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Sarahanne Vaughan is an associate in Bradley’s Labor and Employment Practice Group.

Sarahanne received her J.D. (cum laude) from Wake Forest School of Law, where she served as articles editor for the Wake Forest Journal of Law and Policy. She also earned the Dean Suzanne Reynolds Award for both Employment Discrimination and Constitutional Law. Sarahanne earned a degree in Political Science from Rhodes College.

This country’s relationship with cannabis is a complicated one, and as is often the case in complicated matters, words matter. Marijuana and hemp are different strains of the Cannabis sativa L plant. So, “cannabis” is a scientific term, not a legal one.

Although the Controlled Substances Act historically made no distinction between marijuana and hemp

Roughly a month ago, the U.S. House of Representative voted to pass the Marijuana Opportunity Reinvestment and Expungement (MORE) Act, which decriminalizes marijuana under federal law. Most notably, the MORE Act would remove marijuana as a “scheduled” drug under the Controlled Substances Act (CSA). The proposed MORE Act also addresses other marijuana-related topics, such as

For almost two years now, employers have been tackling the issues surrounding COVID-19. Not surprisingly most questions centered on COVID-19-specific leave, OSHA reporting requirements, and vaccines. Now, the EEOC has chimed in on something that employers may not have yet considered: When does an employee’s COVID-19 become a disability under the Americans with Disabilities Act?

Another Type of COVID Long Haul—Future Discrimination Suits?We’ve been talking a lot about COVID-19 lately and, in particular, the various regulations and guidance that have come out regarding an employer’s day-to-day responsibilities: Can you require employees to take the vaccine? What kinds of medical questions can I ask my employees? Should employees still wear masks? How does COVID-19-related leave work? What do

Something to Talk About: Fifth Circuit Reminds Us to Engage in the Interactive ProcessThe United States Court of Appeals for the Fifth Circuit recently reiterated the importance of engaging in the interactive process with employees seeking disability accommodations. This case serves as a helpful reminder, especially in the post-COVID-19 work-from-home era, that engaging in meaningful, collaborative conversations with your employees who seek accommodations is best for everyone.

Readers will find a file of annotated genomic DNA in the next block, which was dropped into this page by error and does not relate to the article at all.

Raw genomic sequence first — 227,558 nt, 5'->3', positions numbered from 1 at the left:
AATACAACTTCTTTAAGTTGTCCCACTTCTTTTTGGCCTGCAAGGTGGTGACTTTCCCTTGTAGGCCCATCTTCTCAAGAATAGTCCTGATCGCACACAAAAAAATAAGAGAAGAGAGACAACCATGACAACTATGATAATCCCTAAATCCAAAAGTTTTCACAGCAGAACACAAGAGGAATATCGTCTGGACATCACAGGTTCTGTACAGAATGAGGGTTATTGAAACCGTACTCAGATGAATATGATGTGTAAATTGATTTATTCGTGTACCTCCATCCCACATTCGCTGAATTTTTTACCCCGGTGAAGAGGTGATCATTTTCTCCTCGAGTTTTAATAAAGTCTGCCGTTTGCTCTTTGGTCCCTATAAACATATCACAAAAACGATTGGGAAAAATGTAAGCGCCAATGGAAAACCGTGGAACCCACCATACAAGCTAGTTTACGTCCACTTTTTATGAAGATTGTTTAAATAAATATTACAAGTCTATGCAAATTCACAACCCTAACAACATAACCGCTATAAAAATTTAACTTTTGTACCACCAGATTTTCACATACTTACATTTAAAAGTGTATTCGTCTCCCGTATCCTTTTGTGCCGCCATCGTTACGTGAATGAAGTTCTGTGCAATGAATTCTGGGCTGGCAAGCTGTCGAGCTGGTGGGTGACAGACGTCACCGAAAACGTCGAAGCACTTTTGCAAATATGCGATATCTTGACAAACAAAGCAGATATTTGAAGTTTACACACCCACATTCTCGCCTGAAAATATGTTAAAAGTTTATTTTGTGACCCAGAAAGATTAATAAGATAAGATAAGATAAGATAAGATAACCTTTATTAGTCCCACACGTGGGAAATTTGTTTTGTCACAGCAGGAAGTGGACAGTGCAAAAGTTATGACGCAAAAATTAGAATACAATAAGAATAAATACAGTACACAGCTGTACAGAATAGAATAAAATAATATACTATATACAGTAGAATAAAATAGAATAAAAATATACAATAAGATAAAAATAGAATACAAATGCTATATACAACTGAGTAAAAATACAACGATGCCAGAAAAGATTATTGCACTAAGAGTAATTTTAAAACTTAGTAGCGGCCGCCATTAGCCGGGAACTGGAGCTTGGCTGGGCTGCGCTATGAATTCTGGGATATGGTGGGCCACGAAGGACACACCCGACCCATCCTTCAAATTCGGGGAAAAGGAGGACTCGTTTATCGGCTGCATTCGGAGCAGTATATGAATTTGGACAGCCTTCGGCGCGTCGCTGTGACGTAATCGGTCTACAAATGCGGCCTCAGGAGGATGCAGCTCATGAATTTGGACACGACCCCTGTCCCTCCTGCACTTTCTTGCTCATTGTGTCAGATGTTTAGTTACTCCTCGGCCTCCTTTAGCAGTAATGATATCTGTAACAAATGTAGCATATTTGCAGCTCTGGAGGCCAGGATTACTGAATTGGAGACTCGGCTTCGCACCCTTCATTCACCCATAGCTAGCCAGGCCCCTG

Background

Surfing the “Interwebs” May Not Be a Public Accommodation Issue Under the ADA, According to 11th CircuitIn a long-awaited opinion, the Eleventh Circuit held that websites are not places of public accommodation for purposes of the Americans with Disabilities Act (ADA). When employers think of the ADA, the first thing that likely comes to mind is that it’s the law that prohibits employment discrimination on the basis of disability. But the

Coming Back (or Staying Gone) for More: ARPA Extends Tax Credits for Providing COVID-19 LeaveJust when you had your COVID-19 leave policies in place, Congress goes and passes new legislation: the American Rescue Plan Act (ARPA). Remember, as we outlined in a previous blog post, the Families First Coronavirus Response Act (FFCRA) was passed in March of last year and provided that employers with fewer than 500 employees

Weeding Out Claims by Agricultural Workers – The NLRA, the Agricultural Exemption, and the Cannabis IndustryIn a recent Advice Response Memo, the National Labor Relations Board (NLRB) indicated that employees of a cannabis growing operation were exempt from the National Labor Relations Act (NLRA), meaning that the employees were not entitled to the NLRA’s protections. The employees had alleged that the cannabis operation interfered with their attempts to unionize,

Absolute Freedom to Tweet? Employers (and the NLRA) May Have Something to Say About ItDo you need a social media policy or are the legal obstacles just too much? Now more than ever, people are exercising their First Amendment right to free speech, which, not surprisingly, can cause heartburn at the workplace. In times of contention, stress, and uncertainty, speech often multiplies, and, in an era where someone’s speech